It was also a great year for my mandevilla. I overwinter it every year, but this year I put it on the opposite side of the house so I could see it every time I looked out the window. (see ankle, broken) You can’t quite tell from the photo, but the flowers start out the palest of pale pinks, and then turn white with the yellow centers once they open fully. Pale, pale pink flowers are some of my favorites.


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Sunday Morning Garden Chat: Redesigning

Looks like we have *finally* come to the end of this hellish summer, so I might actually be able to do some much-needed work in my sad neglected yard. Of course, not all gardeners are as wimpy. Here are some photos that have been waiting in the queue for some six weeks, from commentor Susie:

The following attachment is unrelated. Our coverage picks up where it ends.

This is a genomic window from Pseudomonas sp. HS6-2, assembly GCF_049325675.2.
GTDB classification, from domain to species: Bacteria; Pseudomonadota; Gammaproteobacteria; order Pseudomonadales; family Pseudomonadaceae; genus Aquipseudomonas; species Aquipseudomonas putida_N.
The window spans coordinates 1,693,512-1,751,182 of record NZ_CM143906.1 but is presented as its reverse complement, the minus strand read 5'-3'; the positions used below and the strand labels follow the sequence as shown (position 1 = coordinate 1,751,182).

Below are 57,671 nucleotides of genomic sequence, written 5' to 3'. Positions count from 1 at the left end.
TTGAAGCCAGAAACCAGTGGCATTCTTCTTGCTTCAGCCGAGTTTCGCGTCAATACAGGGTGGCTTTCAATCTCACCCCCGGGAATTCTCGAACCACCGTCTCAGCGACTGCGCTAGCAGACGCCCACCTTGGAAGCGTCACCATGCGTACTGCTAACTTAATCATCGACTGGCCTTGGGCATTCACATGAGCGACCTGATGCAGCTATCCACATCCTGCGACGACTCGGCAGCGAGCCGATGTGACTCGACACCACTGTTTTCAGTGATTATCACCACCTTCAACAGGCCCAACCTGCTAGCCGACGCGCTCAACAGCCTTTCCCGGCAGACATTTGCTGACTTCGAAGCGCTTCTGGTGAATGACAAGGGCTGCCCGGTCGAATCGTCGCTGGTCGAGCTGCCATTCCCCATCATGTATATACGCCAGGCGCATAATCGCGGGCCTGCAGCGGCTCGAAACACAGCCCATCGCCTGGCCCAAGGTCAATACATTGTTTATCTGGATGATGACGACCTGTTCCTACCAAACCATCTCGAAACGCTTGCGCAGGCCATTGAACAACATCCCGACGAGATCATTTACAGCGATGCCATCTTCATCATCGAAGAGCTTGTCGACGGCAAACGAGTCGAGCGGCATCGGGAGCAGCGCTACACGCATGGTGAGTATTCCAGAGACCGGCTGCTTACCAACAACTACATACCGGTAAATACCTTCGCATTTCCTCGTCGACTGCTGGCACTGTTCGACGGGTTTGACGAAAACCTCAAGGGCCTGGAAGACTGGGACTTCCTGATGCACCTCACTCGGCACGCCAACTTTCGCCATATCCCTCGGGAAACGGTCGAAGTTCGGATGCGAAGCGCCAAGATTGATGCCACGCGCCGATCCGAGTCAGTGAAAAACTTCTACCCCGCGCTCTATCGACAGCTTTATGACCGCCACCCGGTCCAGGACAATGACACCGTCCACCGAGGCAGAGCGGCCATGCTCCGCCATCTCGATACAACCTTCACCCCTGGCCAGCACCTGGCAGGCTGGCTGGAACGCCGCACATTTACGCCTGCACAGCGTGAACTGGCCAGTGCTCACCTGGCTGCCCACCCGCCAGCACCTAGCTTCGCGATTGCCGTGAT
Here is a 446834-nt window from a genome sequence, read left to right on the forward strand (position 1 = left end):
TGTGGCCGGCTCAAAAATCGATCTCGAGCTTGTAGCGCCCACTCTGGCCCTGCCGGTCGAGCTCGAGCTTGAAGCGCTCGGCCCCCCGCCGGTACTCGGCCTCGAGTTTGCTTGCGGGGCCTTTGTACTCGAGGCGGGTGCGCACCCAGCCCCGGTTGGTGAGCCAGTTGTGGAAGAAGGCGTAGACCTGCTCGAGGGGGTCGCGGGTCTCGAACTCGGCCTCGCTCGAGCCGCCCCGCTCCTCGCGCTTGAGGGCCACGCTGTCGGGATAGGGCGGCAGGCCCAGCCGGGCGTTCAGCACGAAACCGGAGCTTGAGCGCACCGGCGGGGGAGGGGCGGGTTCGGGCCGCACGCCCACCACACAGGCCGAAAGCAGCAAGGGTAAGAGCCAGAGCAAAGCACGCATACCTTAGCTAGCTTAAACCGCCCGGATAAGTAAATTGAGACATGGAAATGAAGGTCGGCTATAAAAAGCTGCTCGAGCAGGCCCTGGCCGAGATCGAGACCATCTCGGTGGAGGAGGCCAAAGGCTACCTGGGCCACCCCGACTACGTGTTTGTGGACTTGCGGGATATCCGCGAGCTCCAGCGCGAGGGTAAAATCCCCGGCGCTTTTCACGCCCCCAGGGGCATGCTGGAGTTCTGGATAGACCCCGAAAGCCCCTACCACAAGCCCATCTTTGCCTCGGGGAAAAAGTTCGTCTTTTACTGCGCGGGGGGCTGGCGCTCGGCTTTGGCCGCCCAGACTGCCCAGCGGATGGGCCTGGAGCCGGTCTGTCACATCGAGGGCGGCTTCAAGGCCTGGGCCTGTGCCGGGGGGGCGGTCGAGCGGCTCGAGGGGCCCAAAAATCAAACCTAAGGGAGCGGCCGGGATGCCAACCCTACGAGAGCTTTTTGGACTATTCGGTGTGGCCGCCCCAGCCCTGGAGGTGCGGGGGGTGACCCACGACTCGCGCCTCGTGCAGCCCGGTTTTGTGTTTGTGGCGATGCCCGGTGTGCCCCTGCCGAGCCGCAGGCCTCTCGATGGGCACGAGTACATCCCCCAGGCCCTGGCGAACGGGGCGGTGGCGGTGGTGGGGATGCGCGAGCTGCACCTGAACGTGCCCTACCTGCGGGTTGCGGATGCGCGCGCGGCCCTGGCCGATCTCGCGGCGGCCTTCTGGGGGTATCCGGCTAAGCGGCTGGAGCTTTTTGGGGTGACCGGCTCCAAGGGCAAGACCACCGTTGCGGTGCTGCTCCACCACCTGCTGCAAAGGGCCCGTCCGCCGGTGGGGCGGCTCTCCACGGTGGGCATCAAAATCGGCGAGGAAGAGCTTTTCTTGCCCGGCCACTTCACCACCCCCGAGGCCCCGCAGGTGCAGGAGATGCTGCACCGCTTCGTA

Here are some of my latest garden projects. This is for Lapassionara.

At the top is a barrel planter that used to be under a tree in my front yard. I managed to get it on its side and roll it to the back yard, where I put it on its side and use it for impatiens. I should have fed them more, but earlier in the summer they were full of blooms.

The top photo is about a third of the day lily bed, before I got around to digging it up. Underneath it is a photo of the bed this morning, after I completed the digging. This is deceiving, as when I go back tomorrow and dig around in that dirt, I will find, no doubt, day Lilly roots and corms lurking in the soil.

I plan to use this for sun-loving perennials, as it is just about the only bed I have that gets enough sun for consistent blooms.


These are my favorite shrubs, oak leaf hydrangeas. I planted these three last summer, and there are two doing great, one getting better, but not yet great.